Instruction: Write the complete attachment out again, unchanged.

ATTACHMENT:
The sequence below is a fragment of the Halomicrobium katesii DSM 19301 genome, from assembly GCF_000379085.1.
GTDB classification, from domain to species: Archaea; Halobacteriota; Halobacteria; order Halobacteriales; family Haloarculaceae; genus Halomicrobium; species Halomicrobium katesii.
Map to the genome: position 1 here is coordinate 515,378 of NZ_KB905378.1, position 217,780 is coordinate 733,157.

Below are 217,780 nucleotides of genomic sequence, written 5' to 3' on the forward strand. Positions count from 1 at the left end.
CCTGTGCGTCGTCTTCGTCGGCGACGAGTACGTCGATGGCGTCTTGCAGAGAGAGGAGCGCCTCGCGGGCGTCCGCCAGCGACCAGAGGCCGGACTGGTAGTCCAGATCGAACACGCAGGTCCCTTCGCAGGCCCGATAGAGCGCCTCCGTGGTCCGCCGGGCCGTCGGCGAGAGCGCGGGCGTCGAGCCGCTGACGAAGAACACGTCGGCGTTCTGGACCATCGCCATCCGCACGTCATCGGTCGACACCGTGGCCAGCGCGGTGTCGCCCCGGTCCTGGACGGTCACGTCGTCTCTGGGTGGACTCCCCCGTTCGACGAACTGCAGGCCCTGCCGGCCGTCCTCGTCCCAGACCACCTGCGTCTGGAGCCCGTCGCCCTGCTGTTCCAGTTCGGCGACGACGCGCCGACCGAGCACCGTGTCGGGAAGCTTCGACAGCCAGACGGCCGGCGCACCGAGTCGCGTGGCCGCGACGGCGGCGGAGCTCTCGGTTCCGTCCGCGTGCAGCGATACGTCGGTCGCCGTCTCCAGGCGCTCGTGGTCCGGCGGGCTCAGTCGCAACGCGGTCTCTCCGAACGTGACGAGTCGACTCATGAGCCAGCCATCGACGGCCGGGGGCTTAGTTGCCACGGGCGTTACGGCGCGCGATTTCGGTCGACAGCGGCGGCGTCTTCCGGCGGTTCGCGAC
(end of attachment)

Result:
The sequence below is a fragment of the Halomicrobium katesii DSM 19301 genome, from assembly GCF_000379085.1.
GTDB classification, from domain to species: Archaea; Halobacteriota; Halobacteria; order Halobacteriales; family Haloarculaceae; genus Halomicrobium; species Halomicrobium katesii.
Map to the genome: position 1 here is coordinate 515,378 of NZ_KB905378.1, position 217,780 is coordinate 733,157.

Below are 217,780 nucleotides of genomic sequence, written 5' to 3' on the forward strand. Positions count from 1 at the left end.
CCTGTGCGTCGTCTTCGTCGGCGACGAGTACGTCGATGGCGTCTTGCAGAGAGAGGAGCGCCTCGCGGGCGTCCGCCAGCGACCAGAGGCCGGACTGGTAGTCCAGATCGAACACGCAGGTCCCTTCGCAGGCCCGATAGAGCGCCTCCGTGGTCCGCCGGGCCGTCGGCGAGAGCGCGGGCGTCGAGCCGCTGACGAAGAACACGTCGGCGTTCTGGACCATCGCCATCCGCACGTCATCGGTCGACACCGTGGCCAGCGCGGTGTCGCCCCGGTCCTGGACGGTCACGTCGTCTCTGGGTGGACTCCCCCGTTCGACGAACTGCAGGCCCTGCCGGCCGTCCTCGTCCCAGACCACCTGCGTCTGGAGCCCGTCGCCCTGCTGTTCCAGTTCGGCGACGACGCGCCGACCGAGCACCGTGTCGGGAAGCTTCGACAGCCAGACGGCCGGCGCACCGAGTCGCGTGGCCGCGACGGCGGCGGAGCTCTCGGTTCCGTCCGCGTGCAGCGATACGTCGGTCGCCGTCTCCAGGCGCTCGTGGTCCGGCGGGCTCAGTCGCAACGCGGTCTCTCCGAACGTGACGAGTCGACTCATGAGCCAGCCATCGACGGCCGGGGGCTTAGTTGCCACGGGCGTTACGGCGCGCGATTTCGGTCGACAGCGGCGGCGTCTTCCGGCGGTTCGCGAC